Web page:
The New Vic Theatre has welcomed the continued support of the Denise Coates Foundation, as it awards a significant grant to the theatre’s Borderlines programme over the next four years.
The Denise Coates Foundation has committed to give up to £480,000 over a four-year period to the New Vic’s community outreach programme Borderlines. The conditional grant will support the theatre’s work with disadvantaged and vulnerable young people across Newcastle-under-Lyme, Stoke-on-Trent and North Staffordshire.
New Vic Borderlines will engage over 7,000 participants annually thanks to the grant, through a programme of workshops and theatre performances to local schools and colleges, a literacy development project, and its regular groups including its Young People’s Theatre Company.
The support for the theatre’s work with young people continues a partnership established in 2015 when the Foundation supported the theatre-in-the-round’s artistic work and building upgrade.
Launched in 1999, New Vic Borderlines is an award-winning initiative that works with individuals, groups and communities facing social and economic challenges including young people at risk of offending, children and young people in care, young carers and others at risk of being marginalised. It aims to help them find new and positive ways to understand themselves, their communities and responsibilities through the power of theatre. It is acknowledged as a national model for the ways theatre can be used to work within the community.
Recent Borderlines projects have included hundreds of young people taking part in ‘Model Citizens’ workshops and contributing to Borderlines’ first Seeds Of Peace conference countering prejudice, discrimination and hate; participation in a civic pride event for the platinum jubilee with the Borderlines Young People’s Theatre Company creating performances celebrating the ‘Best of British’; and the Higher Horizons Next Chapter project in partnership with Keele University which saw young people help to create a performance about raising aspirations.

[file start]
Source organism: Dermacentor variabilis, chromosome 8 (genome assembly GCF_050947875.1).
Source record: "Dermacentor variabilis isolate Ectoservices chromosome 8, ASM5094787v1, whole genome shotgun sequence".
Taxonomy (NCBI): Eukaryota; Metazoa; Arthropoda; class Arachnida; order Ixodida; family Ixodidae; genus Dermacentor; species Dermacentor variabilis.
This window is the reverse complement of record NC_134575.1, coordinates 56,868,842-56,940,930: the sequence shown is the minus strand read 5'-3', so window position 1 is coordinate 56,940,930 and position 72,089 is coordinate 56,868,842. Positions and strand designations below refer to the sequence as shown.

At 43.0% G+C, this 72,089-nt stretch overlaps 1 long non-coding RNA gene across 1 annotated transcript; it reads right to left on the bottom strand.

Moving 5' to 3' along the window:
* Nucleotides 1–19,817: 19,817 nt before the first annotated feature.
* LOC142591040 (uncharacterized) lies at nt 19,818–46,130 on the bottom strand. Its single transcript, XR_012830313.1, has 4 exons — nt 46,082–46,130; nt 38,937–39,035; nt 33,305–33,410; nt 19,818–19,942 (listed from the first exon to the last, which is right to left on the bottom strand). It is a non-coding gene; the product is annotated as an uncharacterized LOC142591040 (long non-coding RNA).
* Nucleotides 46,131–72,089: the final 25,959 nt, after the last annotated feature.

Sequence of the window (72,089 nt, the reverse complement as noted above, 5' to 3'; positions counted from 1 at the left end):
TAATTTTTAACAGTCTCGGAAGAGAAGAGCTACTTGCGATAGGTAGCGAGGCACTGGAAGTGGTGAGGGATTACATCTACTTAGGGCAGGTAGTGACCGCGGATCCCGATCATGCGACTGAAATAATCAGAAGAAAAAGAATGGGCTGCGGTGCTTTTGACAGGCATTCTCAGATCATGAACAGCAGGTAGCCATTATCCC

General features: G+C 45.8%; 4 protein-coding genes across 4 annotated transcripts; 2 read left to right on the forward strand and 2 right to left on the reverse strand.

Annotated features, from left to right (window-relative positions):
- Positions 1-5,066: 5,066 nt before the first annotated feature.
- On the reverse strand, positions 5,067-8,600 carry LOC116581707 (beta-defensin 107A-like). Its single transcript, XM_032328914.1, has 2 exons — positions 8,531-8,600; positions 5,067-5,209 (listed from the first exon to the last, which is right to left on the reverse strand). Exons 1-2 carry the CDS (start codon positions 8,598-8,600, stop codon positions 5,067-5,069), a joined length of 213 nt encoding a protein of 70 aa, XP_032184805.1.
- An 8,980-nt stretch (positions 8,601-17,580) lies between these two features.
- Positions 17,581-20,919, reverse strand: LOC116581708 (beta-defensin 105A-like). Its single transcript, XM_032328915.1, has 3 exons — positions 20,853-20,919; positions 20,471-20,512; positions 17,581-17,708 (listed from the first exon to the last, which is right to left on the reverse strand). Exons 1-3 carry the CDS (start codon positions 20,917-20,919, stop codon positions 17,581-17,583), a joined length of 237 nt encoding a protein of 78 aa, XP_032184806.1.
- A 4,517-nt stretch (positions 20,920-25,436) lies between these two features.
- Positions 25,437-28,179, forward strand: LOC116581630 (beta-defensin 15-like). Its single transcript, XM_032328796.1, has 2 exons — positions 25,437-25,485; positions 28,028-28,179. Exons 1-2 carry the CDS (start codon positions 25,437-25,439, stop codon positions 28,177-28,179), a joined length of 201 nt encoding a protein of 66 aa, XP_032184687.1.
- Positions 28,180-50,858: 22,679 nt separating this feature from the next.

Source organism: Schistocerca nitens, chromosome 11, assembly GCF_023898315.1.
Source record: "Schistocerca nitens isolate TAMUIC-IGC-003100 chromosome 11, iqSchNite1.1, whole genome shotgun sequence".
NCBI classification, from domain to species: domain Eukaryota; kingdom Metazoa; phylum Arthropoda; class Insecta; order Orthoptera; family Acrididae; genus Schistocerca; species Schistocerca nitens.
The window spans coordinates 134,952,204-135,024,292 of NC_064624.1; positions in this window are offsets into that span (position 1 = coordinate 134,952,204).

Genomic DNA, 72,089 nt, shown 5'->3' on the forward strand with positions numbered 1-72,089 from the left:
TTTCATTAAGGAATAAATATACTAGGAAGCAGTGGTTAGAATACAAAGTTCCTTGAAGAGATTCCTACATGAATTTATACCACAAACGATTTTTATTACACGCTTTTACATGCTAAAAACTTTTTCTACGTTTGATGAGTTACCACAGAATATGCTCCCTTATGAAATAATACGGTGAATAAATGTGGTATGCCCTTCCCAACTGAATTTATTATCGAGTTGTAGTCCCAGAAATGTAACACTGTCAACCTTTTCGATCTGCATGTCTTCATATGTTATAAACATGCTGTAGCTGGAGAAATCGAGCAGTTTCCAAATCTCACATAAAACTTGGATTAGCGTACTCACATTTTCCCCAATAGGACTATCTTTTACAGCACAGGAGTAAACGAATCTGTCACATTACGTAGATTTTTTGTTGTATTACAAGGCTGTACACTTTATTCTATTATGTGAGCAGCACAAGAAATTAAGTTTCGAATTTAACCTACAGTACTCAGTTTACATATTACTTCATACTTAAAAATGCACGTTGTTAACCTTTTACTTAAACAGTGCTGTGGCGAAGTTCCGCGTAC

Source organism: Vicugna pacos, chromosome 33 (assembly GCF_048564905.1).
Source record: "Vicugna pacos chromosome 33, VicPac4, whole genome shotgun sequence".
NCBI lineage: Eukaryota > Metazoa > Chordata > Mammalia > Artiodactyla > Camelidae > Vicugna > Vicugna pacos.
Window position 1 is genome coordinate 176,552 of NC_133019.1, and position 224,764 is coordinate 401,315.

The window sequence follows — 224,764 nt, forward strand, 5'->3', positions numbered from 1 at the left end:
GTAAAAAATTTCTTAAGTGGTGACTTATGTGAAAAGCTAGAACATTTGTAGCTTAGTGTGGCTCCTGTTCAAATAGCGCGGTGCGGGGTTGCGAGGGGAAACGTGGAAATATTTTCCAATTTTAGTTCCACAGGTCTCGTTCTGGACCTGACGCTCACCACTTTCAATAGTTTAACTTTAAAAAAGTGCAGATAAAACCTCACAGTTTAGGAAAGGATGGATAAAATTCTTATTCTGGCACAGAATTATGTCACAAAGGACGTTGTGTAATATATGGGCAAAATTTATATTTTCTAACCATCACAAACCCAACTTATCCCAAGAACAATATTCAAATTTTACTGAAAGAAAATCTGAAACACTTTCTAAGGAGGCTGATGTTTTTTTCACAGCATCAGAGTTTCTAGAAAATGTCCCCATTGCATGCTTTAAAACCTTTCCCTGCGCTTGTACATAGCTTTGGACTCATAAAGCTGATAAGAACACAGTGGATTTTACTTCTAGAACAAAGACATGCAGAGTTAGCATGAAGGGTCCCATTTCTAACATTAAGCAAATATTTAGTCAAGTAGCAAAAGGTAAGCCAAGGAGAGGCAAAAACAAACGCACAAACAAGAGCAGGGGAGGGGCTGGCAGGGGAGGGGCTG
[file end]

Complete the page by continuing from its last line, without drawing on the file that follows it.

Upcoming projects include Stealing Dreams, tackling knife crime. There will be Stealing Dreams workshops in partnership with Kidsgrove Police and Aspire Housing at Clough Hall Park in September and then across the city in October and November.
Meanwhile Borderlines will deliver workshops throughout the summer in partnership with the Hubb Foundation as part of the government’s Holiday activities and food (HAF) programme, for children moving from primary school into secondary school, in their Being Me project building confidence and resilience.
And the New Worlds project will deliver full day sessions for young people who are living in challenging circumstances including looked after children and young people from Ukrainian families who have recently arrived in the area. It will explore the kind of society they would like to create in the future and how to play their part in achieving it.
New Vic Managing Director Fiona Wallace said: “The support of the Denise Coates Foundation made such a difference for the young people we work with through the tremendous challenges they faced during the pandemic. As families face the longer-term challenges ahead, it now seems even more important to engage children, who would otherwise be disadvantaged, in all of the fantastic benefits theatre and the arts can bring. We are very grateful that with the help of the Foundation we will be able to do this”
Denise Coates CBE, Denise Coates Foundation, said: “Over a number of years the Foundation has developed its relationship with the New Vic. This funding commitment is the latest of a number of grants the Foundation has provided. The continued support demonstrates the trustees view that engagement with the Arts can be a life changing experience.”